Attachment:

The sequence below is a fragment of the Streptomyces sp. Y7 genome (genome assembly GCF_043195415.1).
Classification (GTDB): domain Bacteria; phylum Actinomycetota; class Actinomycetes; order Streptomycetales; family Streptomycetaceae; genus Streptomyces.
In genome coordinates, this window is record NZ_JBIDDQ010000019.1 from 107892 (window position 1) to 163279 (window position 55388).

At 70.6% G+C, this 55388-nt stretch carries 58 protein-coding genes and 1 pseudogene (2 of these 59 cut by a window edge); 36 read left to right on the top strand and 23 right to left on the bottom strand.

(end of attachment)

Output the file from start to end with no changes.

The sequence below is a fragment of the Streptomyces sp. Y7 genome (genome assembly GCF_043195415.1).
Classification (GTDB): domain Bacteria; phylum Actinomycetota; class Actinomycetes; order Streptomycetales; family Streptomycetaceae; genus Streptomyces.
In genome coordinates, this window is record NZ_JBIDDQ010000019.1 from 107892 (window position 1) to 163279 (window position 55388).

At 70.6% G+C, this 55388-nt stretch carries 58 protein-coding genes and 1 pseudogene (2 of these 59 cut by a window edge); 36 read left to right on the top strand and 23 right to left on the bottom strand.